Getting Too Much Sleep, Or Too Little? It May Increase Your Stroke Risk

It's no secret that a lack of good-quality sleep can lead to a variety of unsavory health complications. However, a new study published in Neurology discovered that both sleeping too little and sleeping too much — along with a slew of other sleep-related issues — can contribute to the increased risk of stroke.

According to the study, people with sleep issues ranging from snorting and snoring to difficulty falling asleep, napping during the day, and waking up in the middle of the night have significantly higher odds of suffering a stroke than those without sleep disturbances. What's more, study author Dr. Christine McCarthy says that while each of these individual problems can increase the risk of stroke, "Having more than five of these symptoms may lead to five times the risk of stroke compared to those who do not have any sleep problems" (per Health Day).

Researchers involved in the study examined data from more than 4,500 people, nearly 1,799 of whom had previously suffered an ischemic stroke. The most common kind of stroke experienced across the globe, ischemic stroke occurs when a blood clot obstructs an artery in the brain, preventing blood flow (per CNN). An additional 439 participants had experienced an intracerebral hemorrhage — a type of stroke that occurs when an artery in the brain ruptures, causing brain bleeding. These participants were matched with a person of the same age and sex who had never experienced stroke. Researchers then asked each participant questions pertaining to their sleep quality, and compared the results.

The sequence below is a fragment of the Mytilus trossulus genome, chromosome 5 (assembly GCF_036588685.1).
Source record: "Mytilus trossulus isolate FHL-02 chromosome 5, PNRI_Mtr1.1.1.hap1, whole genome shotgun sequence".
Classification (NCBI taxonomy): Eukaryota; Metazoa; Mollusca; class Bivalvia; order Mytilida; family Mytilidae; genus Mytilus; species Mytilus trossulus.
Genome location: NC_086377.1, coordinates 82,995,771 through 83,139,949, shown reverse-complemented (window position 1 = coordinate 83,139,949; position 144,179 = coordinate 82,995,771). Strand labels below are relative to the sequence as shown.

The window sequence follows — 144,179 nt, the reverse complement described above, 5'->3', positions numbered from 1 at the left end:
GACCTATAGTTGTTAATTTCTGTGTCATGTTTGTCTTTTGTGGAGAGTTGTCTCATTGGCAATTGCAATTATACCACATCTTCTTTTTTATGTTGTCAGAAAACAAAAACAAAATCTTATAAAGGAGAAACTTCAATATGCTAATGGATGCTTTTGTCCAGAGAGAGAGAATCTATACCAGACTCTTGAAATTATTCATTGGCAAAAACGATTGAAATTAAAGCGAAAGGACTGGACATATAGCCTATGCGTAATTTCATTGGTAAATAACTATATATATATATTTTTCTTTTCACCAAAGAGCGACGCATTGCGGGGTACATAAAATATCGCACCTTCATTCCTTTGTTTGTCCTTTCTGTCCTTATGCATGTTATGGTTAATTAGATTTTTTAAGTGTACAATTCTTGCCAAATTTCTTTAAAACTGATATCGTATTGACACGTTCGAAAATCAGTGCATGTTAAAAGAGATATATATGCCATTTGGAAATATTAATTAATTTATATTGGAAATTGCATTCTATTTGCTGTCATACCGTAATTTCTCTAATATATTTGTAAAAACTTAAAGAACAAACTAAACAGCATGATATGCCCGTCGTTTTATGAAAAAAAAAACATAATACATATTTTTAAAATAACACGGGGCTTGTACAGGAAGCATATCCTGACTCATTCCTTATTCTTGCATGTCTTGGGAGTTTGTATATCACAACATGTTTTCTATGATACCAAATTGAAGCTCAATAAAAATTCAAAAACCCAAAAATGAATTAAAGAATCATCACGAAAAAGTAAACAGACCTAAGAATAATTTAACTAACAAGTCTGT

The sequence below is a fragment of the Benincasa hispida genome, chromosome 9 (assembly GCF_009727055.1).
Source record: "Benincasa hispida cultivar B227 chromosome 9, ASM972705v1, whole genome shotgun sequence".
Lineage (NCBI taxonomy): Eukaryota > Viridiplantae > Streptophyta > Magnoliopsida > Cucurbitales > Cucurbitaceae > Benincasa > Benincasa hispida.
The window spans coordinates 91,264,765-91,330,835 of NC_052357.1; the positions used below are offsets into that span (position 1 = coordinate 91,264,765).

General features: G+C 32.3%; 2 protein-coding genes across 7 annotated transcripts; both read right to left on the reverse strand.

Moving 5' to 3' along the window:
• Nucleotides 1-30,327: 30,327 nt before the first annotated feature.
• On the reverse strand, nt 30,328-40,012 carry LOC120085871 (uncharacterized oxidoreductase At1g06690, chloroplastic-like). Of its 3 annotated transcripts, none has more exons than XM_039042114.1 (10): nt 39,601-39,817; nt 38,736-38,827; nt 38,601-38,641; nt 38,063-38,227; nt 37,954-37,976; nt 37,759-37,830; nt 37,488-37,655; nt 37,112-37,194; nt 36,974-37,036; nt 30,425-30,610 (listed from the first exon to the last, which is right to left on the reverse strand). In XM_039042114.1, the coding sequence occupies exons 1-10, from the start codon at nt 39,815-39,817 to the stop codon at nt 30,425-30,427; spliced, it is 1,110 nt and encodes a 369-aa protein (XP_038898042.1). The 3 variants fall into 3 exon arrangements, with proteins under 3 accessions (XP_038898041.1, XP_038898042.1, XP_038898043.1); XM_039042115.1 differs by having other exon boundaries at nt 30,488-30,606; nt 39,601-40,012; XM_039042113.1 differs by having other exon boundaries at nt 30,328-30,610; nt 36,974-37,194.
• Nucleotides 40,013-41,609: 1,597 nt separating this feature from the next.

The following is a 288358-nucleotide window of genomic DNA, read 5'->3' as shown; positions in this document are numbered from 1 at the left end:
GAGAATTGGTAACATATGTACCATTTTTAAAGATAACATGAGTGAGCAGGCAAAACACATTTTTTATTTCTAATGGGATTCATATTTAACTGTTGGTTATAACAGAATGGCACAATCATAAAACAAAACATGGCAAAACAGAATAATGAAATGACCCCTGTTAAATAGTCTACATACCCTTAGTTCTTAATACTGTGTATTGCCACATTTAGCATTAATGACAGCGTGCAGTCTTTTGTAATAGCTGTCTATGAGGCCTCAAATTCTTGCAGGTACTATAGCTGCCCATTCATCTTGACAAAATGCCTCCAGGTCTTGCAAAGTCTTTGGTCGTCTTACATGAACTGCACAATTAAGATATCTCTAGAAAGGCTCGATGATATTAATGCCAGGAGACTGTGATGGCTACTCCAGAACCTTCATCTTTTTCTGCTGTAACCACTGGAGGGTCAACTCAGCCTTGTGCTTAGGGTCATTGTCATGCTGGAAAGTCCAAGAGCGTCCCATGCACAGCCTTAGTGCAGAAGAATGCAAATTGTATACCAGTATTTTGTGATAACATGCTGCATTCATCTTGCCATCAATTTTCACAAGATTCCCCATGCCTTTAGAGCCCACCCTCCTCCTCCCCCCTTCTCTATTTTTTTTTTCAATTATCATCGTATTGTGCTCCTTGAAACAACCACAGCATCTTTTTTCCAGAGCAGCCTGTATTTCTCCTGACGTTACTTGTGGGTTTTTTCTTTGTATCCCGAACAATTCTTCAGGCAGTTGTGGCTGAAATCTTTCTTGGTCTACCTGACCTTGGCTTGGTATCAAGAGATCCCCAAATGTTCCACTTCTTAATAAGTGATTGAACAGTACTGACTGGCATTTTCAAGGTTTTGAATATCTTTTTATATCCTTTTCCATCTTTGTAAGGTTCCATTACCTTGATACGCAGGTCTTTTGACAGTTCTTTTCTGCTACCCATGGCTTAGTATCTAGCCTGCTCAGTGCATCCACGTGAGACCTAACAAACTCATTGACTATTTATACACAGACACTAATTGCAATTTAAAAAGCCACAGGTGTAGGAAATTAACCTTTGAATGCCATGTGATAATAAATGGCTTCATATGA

How diferent sleep issues increase the risk of stroke

After comparing the self-reported sleep quality of study participants who'd experienced a stroke versus those who had not, researchers found that while poor sleepers who got just five hours of sleep a night were three times more likely to suffer a stroke than participants who slept the recommended seven hours, those who slept nine hours or more were still twice as likely to have a stroke than those seven-hour sleepers.

Participants with sleep apnea — a condition characterized by the obstruction of the upper airways during sleep — were also three times more likely to experience stoke than those without the sleep disorder. People with sleep apnea often experience symptoms like snoring and snorting, which proved to increase the risk of stroke by 91% and 200%, respectively.

Even something as seemingly harmless as napping for more than an hour proved to increase the risk of stroke by a whopping 88% in comparison to those who didn't nap during the day, or those who took planned, short naps.

While researchers were able to determine that a link exists between poor sleep quality and the increased risk of stroke, they were not able to prove that it was the cause. Instead, some sleep experts theorize that poor sleep contributes to a range of health conditions — like obesity and hypertension — which are related to increased incidence of stroke (per Medical News Today).